q

γ(Df

Ds)

2000

Fig. 1. Bearing capacity failure mechanism in soil under continuous foundation with structural skirt subjected to vertical central load. Based on Terzaghi (1943) assumptions

1400

300 120

Table 1. Range of different parameters used in developing equation (2) (after Al-Aghbari and Mohamedzein, 2004) Parameter Angle of friction of base of foundation, ?f (degrees) Angle of friction of sides of skirt, ?s (degrees) Relative density of soil between skirts, Dr (%) Skirt depth/footing width, Ds /B9 Skirt thickness, Bs (mm) Range 27–37 15–37 12–89 0.4–1.6 0.25–6 Fig. 2. Dimensions of the tank Delivered by ICEVirtualLibrary.com to:

All dimensions in mm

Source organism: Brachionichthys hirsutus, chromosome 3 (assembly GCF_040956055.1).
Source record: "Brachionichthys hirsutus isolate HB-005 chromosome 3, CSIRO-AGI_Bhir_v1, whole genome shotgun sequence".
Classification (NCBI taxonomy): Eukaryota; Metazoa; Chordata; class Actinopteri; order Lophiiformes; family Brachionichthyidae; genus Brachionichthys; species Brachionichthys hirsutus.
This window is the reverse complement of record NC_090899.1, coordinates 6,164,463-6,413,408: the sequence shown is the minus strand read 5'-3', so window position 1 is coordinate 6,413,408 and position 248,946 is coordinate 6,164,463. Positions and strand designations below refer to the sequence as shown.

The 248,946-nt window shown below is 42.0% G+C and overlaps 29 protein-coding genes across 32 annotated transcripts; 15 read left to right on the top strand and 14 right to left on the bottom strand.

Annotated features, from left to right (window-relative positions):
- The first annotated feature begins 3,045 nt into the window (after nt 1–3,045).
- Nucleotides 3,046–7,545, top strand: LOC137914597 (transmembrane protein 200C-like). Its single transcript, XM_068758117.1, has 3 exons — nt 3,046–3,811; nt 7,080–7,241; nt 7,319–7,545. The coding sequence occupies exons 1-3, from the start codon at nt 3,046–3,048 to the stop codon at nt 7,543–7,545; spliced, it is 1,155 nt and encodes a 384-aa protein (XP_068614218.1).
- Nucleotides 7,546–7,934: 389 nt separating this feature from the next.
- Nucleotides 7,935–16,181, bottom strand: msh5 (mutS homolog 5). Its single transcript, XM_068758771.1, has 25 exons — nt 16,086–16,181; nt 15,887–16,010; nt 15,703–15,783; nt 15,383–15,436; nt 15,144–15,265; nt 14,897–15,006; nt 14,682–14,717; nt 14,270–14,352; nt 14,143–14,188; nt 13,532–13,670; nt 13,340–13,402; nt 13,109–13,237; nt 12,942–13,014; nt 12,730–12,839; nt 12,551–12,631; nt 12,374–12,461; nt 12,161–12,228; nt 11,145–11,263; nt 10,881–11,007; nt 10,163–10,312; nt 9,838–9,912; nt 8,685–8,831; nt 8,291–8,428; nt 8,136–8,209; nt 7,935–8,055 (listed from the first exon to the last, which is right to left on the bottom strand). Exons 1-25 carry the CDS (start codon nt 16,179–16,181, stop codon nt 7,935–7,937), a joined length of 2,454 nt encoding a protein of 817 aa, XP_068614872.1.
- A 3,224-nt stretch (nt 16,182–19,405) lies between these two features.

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Model testing of strip footings with structural skirts were measured using two load cells each of 40 kN capacity, and the displacements of the foundation were measured by four LVDTs. Tests were carried out on the foundation without skirts and with skirts. The skirts were rigidly connected to the sides of the foundation; skirt thicknesses of 6 mm and 12 mm were used. The depth of the skirt was also varied up to 0.18 m. At the beginning of each test the glass side plates of the tanks were cleaned with acetone. To ensure lubrication of the sides of the tank, silicon grease and rubber membranes were used. The membranes were greased and left for at least 1 h to allow uniform spreading of the grease over the surface of the membranes. The membranes were then placed on the glass symmetrically along the centreline of the foundation. Care was taken to remove trapped air bubbles between the glass wall and the membrane. This step was intended to further reduce the boundary effects on the test results. After the tank was prepared, the tank was then ?lled with sand using the sand spreader method (Butter?eld and Andrawes, 1970). This is a well-known technique for controlling the porosity (i.e. relative density) of the sand during deposition. By controlling the height of fall and the rate of deposition any porosity within the maximum/minimum porosity range can be obtained (Walker and Whitaker, 1967; Butter?eld and Andrawes, 1970; Kirkpatrick et al., 1987). Furthermore, the method produces beds of sand that are homogeneous and reproducible over a wide range of porosities. In this method a sand spreader was placed on the top of the tank and ?lled with sand. An arrangement was made to keep the sand falling height constant, leading to more homogeneous sand (Al-Aghbari, 1999). After the sand had reached the required height at the base of the foundation or the skirt, it was levelled with a levelling apparatus. The foundation without skirts was placed very carefully in the tank on top of pre-placed sand, and more sand was deposited as mentioned earlier. When the sand reached the required level, the sand spreader was stopped and the sand surface was levelled. For the foundations with skirts, the skirts were placed ?rst in a de?ned position vertically on the top of the pre-placed sand and were connected together by two rods to keep them at a distance equal to the width of the foundation. After the skirts were placed in the tank, sand was deposited between the skirts using the same procedure as outlined above. Then the sand spreader was stopped when the required sand level reached the level of foundation base, and the surface of the sand between the skirts was levelled. The screw rods connecting the skirts were removed, and the foundation was placed between the skirts. The skirts were ?xed to the foundation by eight bolts on each side. Care was taken in placing and bolting the skirts in such a way that no disturbance occurred. An open box was placed on the top of the foundation. Then the sand spreader was switched on to spread the sand to the required sand level. After that the sand spreader was stopped, the box was removed, and the sand surface was levelled. The loading rig assembly was lifted from its seating using a crane and taken over the tank centre. The loading blades were connected to the loading bars of the rig and were placed on the centre of the foundation. The load cells and LVDTs were placed and connected to the data logger. The data logger was connected to a computer for recording all readings. The readings of all load cells and LVDTs were scanned before any loading. After the initial scanning was ?nished, the motor of the loading rig was switched on at a displacement rate of 12 mm/h. The data logger was set for automatic scans every 1 min. At the end of the test, the load on the foundation was released by operating the jack manually. Fig. 3 shows a complete set-up of the apparatus. It should be noted that the method of placing the skirt in the sand is intended to reduce the disturbance of the sand, and to have the same density as that for the footing without skirts. However, in practice skirts can be driven. Driven skirts are likely to densify loose sand deposits, improve the bearing capacity and reduce the settlement by more than what is reported in this study. Thus the results reported here can be considered conservative for driven skirts in loose sand.